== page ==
All employers have an obligation to prevent illegal working in the UK and this includes carrying out right to work checks on all employees before they start work. If an employee’s right to work is temporary (e.g. because they have a time-limited visa), the employer must conduct a further follow-up check shortly before their right to work is due to expire.
An employer commits a criminal offence if it knows, or has reasonable grounds to believe, that the person does not have immigration permission. An employer commits a civil offence if it unknowingly employs a person without immigration permission. The defence to the civil offence is to carry out a compliant right to work check before the person starts employment (the 'statutory excuse'). There is no defence to the criminal offence.
The right to work check is a three-stage process of obtaining, checking and copying relevant identity documents in accordance with the current government guidance. This is typically done by checking original documents (although there are temporary changes in place to facilitate right to work checks during COVID-19), but the checks can be done through an online checking service in some circumstances.
Whilst right to work checks must be carried out before the employee commences work, it is usually best to conduct these as late in the recruitment process as possible to avoid job applicants arguing that any recruitment decisions have been based on their nationality or their immigration status.
Right to work checks for EEA nationals
Following the introduction of the new immigration system, employers should continue to carry out right to work checks on all new recruits. The impact of Brexit and the changes to the immigration system will principally affect right to work checks in respect of EEA nationals. The procedure in respect of non-EEA nationals seeking to work in the UK remains unchanged.
Under the new system, the majority of EEA nationals who arrive in the UK after 31 December 2020 are likely to require a skilled worker visa in order to be able to work unless they benefit from an alternative route of entry (such as Irish citizenship). However, EEA nationals who entered the UK before 11pm on 31 December 2020 have until 30 June 2021 to apply for settled or pre-settled status under the EU Settlement Scheme ('EUSS').
If successful, this will give them the right to work in the UK. Those who have applied by the deadline but are not yet granted status under the EUSS can continue to work in the UK as they do now and maintain their right to work until their application is determined, including pending the outcome of any appeal against a decision to refuse status. Alternatively, EEA nationals and their family members will need to obtain another form of UK immigration status to live and work in the UK after 30 June 2021.
EEA nationals recruited between 1 January 2021 and 30 June 2021
For EEA nationals being recruited between 1 January 2021 and 30 June 2021, employers can rely on a passport or national identity card from an EEA national. Alternatively, if the individual has been granted permission under the EUSS, the individual can choose to share evidence of their right to work using an online service. However, in order not to discriminate on the basis of nationality, employers cannot require EEA nationals to show proof of their status under the EUSS, but they may wish to inform individuals of the EUSS and the potential consequences of failing to apply before the deadline of 30 June 2021.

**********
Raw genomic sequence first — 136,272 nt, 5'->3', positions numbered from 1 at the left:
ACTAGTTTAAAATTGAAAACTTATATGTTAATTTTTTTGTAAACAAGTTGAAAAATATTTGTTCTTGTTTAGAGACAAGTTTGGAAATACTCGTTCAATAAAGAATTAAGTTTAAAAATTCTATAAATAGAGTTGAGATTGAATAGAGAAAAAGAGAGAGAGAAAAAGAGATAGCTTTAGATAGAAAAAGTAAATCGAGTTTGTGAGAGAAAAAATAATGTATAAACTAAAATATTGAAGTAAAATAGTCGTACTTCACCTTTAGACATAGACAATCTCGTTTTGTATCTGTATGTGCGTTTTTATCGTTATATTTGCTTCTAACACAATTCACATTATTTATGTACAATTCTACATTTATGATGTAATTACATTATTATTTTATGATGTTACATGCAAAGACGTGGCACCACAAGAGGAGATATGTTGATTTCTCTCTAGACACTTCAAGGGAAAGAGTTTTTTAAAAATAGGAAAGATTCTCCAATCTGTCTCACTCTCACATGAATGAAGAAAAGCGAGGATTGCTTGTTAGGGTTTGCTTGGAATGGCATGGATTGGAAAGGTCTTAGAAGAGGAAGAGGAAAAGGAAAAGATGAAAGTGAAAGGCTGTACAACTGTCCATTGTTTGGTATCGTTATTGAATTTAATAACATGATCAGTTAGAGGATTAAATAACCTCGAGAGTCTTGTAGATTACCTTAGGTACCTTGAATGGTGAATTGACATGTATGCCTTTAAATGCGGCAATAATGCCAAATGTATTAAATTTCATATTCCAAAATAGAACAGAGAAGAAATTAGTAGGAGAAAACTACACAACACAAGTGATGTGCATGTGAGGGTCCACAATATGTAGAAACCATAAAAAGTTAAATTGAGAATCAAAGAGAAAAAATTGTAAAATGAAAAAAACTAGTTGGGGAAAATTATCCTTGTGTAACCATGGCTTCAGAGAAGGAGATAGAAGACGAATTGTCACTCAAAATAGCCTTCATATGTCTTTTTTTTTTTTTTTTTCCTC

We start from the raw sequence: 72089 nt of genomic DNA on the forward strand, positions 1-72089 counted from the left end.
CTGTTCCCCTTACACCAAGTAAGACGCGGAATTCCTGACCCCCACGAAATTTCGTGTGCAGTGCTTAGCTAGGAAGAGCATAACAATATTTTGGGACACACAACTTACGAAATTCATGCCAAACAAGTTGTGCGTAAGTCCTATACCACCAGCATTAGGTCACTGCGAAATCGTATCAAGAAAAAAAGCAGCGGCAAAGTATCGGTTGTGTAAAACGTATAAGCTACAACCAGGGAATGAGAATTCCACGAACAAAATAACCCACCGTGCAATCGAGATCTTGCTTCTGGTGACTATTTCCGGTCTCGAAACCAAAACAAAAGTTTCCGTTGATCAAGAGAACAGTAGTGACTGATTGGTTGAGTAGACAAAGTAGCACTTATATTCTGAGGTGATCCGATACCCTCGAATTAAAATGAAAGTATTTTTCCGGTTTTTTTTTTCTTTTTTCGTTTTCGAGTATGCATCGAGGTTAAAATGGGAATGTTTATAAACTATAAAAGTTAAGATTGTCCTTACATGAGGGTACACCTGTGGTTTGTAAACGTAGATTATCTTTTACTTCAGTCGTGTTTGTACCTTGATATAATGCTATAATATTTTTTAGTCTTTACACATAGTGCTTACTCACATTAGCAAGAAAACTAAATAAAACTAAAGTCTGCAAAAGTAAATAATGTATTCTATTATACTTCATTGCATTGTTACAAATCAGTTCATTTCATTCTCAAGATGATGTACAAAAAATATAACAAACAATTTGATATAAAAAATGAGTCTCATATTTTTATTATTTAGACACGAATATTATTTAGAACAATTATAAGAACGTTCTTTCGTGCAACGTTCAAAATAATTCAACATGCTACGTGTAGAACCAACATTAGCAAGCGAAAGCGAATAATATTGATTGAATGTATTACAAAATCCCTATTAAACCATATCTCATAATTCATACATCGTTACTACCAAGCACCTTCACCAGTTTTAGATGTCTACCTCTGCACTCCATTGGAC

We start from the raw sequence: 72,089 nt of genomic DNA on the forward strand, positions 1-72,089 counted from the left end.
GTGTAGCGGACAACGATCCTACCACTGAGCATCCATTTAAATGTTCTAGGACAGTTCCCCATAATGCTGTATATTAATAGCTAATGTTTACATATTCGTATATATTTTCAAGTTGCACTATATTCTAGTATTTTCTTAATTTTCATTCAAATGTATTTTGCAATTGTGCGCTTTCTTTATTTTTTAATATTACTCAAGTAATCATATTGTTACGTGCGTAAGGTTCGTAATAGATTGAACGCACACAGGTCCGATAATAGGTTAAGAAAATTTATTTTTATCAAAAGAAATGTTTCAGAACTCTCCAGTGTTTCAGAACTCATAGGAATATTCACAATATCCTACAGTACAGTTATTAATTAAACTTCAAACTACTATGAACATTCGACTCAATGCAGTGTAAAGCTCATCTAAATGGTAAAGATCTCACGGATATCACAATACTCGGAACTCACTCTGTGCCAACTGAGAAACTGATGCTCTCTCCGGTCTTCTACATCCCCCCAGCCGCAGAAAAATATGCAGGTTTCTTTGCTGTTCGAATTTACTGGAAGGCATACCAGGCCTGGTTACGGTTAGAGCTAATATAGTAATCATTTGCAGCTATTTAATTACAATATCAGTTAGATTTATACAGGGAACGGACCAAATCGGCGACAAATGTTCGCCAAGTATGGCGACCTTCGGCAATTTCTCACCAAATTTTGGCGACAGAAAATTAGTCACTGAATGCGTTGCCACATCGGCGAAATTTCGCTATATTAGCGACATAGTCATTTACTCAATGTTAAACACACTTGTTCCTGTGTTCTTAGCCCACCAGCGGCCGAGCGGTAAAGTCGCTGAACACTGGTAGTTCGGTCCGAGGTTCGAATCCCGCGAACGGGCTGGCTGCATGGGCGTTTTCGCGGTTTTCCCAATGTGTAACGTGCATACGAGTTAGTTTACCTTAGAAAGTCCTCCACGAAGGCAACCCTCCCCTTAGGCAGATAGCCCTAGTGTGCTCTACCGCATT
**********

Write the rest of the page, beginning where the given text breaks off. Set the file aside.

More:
This does potentially mean that an EEA national could come to the UK on or after 1 January 2021 without immigration permission (i.e. be an illegal worker) and the employer would still have a defence to the civil offence by checking the person’s passport. However, if the employer is aware (or has reasonable grounds to believe) that the person does not have immigration permission, they may commit the criminal offence (see above). There is no current guidance as to how employers should deal with this issue.
EEA nationals employed from 1 July 2021
From 1 July 2021 onwards, right to work checks will change and all EEA nationals will be required to demonstrate their right to work through evidence of their immigration status, rather than their nationality, using the Home Office’s online service (subject to a small number of exceptions). The government will publish revised guidance before 1 July 2021 onwards and employers should prepare themselves for further changes.
The government has stated there will be no requirement for retrospective checks to be undertaken in respect of EEA nationals who were employed on or before 30 June 2021. Employers will maintain a continuous statutory excuse provided the initial right to work check was undertaken in line with right to work legislation and the Home Office guidance.
Evidence of right to work checks and record-keeping
Employers must retain a copy of each employee or worker’s documentation evidencing their right to work and they must also keep a note of the date the check was carried out. Where a check has been conducted online, employers must keep a record that it has been done by printing out or taking a screenshot of the relevant page. These records of right to work checks should be retained throughout the duration of the employee’s employment, and for a further two years after their employment has ceased.
Penalties for employing staff without conducting appropriate checks
If an employer is found to be employing someone illegally and they have not carried out the prescribed checks, the sanctions may include:
a civil penalty of up to £20,000 per illegal worker
a criminal conviction carrying a prison sentence of up to 5 years and an unlimited fine
closure of the business and a compliance order issued by the court
not being able to sponsor migrants
The implications of employing illegal workers are significant, particularly given the inclusion of EEA nationals within the new immigration regime.